Roused by the alarm, the firemen of Arklow in County Wicklow raced to their posts in December 1984 only to find the flames completely engulfing their own fire station. “Christmas is always a busy time for us”, Mr Michael O’Neill, the Chief Fire Officer, said, explaining why the fire had gone unnoticed. “The lads found their equipment and protective clothing had been destroyed and we watched the station burn to the ground”, he said philosophically. It was the second time Arklow fire station had burned down in recent years.‘Next to being right ---, the best of all things is to be clearly and definitely wrong”.

Not only does this attractive resort boast a celebrated fire station, but it is also the home of the Arklow Music Festival, which hosted the least successful choral contest on 12March 1978. Just one choir entered and even then only managed to come second. The Dublin Welsh Male Voice Choir failed to win first prize, the judges said, as punishment for arriving forty-five minutes late. “Success: the one unpardonable sin against one’s fellow man”.

With a great fanfare Bombadier (Ireland) Ltd launched ‘the bus of the 80s’. The plan was to have the Irish Minister of Transport, Mr Reynolds, drive the first one out of the works on a triumphant tour of Limerick. On 10 November 1980, he got into the bus but could not start it. Bombadier officials said the batteries were flat. New ones were fitted, but with no visable consequence. Technicians worked underneath throughout the launching ceremony. When the Minister threw the bottle of champagne he could not break it. Eventually, he hurled it with such violence that the Mayor of Limerick was drenched. “It’s all part of the risks attached to the office”, he said. The Very Reverend Emeritus M J Talbot prayed for the bus whereupon the Minister drove out of the works hooting his horn on routeto a reception at the Shamrock Hotel, Bunratty. Halfway there the bus broke down and the VIPs completed the journey by car. In a speech applauding this fine vehicle for the new age the Minister said that “last week Mrs Reynolds and I launched a ship in Cork; there was not nearly as much excitement”.“Every decision you make is a mistake”.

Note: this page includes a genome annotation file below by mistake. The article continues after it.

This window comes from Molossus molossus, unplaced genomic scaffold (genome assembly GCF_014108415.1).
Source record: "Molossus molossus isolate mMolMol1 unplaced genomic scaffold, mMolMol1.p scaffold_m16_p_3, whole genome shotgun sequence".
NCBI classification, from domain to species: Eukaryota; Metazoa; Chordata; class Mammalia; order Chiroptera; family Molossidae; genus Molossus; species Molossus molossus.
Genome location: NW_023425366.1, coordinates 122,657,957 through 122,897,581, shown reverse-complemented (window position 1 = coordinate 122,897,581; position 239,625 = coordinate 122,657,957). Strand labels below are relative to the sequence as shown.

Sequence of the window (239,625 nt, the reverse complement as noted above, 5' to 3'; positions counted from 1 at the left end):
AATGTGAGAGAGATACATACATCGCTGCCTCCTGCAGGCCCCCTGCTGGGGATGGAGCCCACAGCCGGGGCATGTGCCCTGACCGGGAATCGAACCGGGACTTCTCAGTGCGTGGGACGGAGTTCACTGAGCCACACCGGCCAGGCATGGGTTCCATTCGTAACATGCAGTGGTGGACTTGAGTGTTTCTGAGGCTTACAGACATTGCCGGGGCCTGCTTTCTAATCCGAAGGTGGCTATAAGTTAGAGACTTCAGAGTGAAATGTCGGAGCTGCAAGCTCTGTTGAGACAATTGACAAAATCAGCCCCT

No actor is more exciting to watch than the mould-breaking Irish thespian, Alan Devlin. As happy off stage as on. He can inject drama into even the most lackluster play by his ability to leave the stage in mid-performance with no warning whatsoever. His finest hour came while he was playing Sir Joseph Porter in the Dublin Gaiety Theatre’s 1987 production of HMS Pinafore. Gilbert and dSullivan’s operetta was wandering to its predictable conclusion when he turned to the audience, said F--- this for a game of soldiers, I’m going home”, clambered through the orchestra pit, shouting “Finish it yourself” and vanished. Still dressed in the flamboyant costume of an admiral, this excellent man went straight to Neary’s Bar. The cast and audience thought they had lost him for the night, but not so. Because he was still wired for sound, the evening was further enhanced by the tones of this great actor ordering a round of drinks. Such a performance as this is not given without a lengthy apprenticeship. He first went missing in 1982, muttering audible obscenities, half-way through a tedious play called Ducking Out at the Duke of York’s Theatre in London. His stature grew yet further when he brought and early and welcome end to the vastly overlong Eugene O’Neill play A Moon For The Misbegotten. He was in Ireland by the time the director tracked him down.

Extracts from Stephen Pile’s books:

* The Book of Heroic Failures. First Futura Publications (1980).

** The Return of Heroic Failures. Secker & Warburg (1988).

*** The Ultimate Book of Heroic Failures. Faber and Faber (2011).